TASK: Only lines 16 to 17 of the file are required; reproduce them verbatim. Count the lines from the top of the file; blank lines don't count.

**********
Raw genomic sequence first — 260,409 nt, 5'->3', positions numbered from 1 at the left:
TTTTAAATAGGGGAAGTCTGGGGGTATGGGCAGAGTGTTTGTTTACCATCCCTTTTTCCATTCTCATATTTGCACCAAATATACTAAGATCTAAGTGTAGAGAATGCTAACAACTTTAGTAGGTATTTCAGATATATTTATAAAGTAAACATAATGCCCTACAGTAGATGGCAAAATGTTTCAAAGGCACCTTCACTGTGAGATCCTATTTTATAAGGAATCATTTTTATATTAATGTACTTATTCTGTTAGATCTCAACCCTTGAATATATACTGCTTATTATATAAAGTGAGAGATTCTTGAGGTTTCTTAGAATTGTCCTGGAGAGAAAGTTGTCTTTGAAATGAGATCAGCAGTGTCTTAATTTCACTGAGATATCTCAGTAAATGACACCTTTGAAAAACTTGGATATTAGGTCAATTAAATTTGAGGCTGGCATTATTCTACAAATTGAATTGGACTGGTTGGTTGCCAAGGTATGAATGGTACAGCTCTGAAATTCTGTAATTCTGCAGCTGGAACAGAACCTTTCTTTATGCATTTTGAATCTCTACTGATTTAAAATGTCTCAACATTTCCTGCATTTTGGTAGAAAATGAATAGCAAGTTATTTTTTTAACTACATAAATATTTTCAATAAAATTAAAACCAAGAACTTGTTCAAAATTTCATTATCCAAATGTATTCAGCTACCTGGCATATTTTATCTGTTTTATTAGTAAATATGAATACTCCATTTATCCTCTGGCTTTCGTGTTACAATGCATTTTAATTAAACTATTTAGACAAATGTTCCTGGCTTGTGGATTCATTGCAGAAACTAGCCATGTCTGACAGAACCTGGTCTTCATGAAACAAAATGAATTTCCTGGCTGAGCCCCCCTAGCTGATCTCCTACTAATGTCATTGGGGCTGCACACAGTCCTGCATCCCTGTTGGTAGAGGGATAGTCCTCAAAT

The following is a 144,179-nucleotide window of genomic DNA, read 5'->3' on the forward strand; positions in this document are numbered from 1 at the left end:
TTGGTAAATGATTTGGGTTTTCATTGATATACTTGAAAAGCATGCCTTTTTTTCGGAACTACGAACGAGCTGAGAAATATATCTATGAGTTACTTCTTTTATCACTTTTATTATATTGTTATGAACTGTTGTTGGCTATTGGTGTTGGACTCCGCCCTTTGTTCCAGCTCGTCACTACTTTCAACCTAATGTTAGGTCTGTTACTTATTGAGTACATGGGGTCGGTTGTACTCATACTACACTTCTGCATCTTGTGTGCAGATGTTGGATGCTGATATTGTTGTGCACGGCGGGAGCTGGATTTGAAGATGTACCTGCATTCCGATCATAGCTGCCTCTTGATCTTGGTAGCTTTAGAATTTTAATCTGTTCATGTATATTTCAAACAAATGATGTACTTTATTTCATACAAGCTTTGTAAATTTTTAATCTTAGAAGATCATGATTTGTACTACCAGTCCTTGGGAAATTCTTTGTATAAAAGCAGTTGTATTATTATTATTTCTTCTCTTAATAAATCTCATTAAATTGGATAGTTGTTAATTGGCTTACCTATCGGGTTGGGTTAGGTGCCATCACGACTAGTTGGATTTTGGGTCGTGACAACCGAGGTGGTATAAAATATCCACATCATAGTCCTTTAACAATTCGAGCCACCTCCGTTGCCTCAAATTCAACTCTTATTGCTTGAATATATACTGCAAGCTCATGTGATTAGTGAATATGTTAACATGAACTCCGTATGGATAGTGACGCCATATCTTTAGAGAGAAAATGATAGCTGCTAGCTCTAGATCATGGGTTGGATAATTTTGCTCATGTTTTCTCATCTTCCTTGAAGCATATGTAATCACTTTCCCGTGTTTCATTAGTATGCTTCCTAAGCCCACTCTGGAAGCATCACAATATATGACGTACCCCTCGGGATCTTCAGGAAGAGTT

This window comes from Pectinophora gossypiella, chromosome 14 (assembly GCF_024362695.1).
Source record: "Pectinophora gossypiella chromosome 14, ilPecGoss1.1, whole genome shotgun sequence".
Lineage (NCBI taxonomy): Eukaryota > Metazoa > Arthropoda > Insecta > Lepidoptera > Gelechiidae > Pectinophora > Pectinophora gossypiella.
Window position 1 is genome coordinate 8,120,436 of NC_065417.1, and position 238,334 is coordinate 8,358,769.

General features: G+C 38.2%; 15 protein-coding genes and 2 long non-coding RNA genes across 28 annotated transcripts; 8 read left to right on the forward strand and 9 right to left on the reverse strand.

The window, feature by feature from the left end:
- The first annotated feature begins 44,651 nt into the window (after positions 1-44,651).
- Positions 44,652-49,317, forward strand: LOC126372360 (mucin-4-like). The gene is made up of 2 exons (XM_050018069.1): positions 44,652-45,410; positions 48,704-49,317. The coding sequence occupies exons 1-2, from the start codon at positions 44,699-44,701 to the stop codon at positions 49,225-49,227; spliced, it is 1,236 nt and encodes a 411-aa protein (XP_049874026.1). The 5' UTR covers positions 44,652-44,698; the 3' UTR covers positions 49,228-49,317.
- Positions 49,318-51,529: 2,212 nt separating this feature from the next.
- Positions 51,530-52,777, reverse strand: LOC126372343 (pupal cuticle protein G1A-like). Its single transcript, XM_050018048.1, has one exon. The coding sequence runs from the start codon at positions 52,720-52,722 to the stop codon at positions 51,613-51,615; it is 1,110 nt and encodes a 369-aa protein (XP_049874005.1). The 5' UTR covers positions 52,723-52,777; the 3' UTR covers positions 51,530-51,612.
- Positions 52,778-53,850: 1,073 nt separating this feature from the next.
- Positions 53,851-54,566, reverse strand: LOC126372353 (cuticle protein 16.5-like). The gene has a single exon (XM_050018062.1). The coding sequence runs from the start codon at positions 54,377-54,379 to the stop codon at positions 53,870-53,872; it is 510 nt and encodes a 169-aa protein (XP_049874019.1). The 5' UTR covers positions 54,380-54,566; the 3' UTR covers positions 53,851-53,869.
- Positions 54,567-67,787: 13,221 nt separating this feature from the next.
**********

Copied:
- Positions 53,851-54,566, reverse strand: LOC126372353 (cuticle protein 16.5-like). The gene has a single exon (XM_050018062.1). The coding sequence runs from the start codon at positions 54,377-54,379 to the stop codon at positions 53,870-53,872; it is 510 nt and encodes a 169-aa protein (XP_049874019.1). The 5' UTR covers positions 54,380-54,566; the 3' UTR covers positions 53,851-53,869.
- Positions 54,567-67,787: 13,221 nt separating this feature from the next.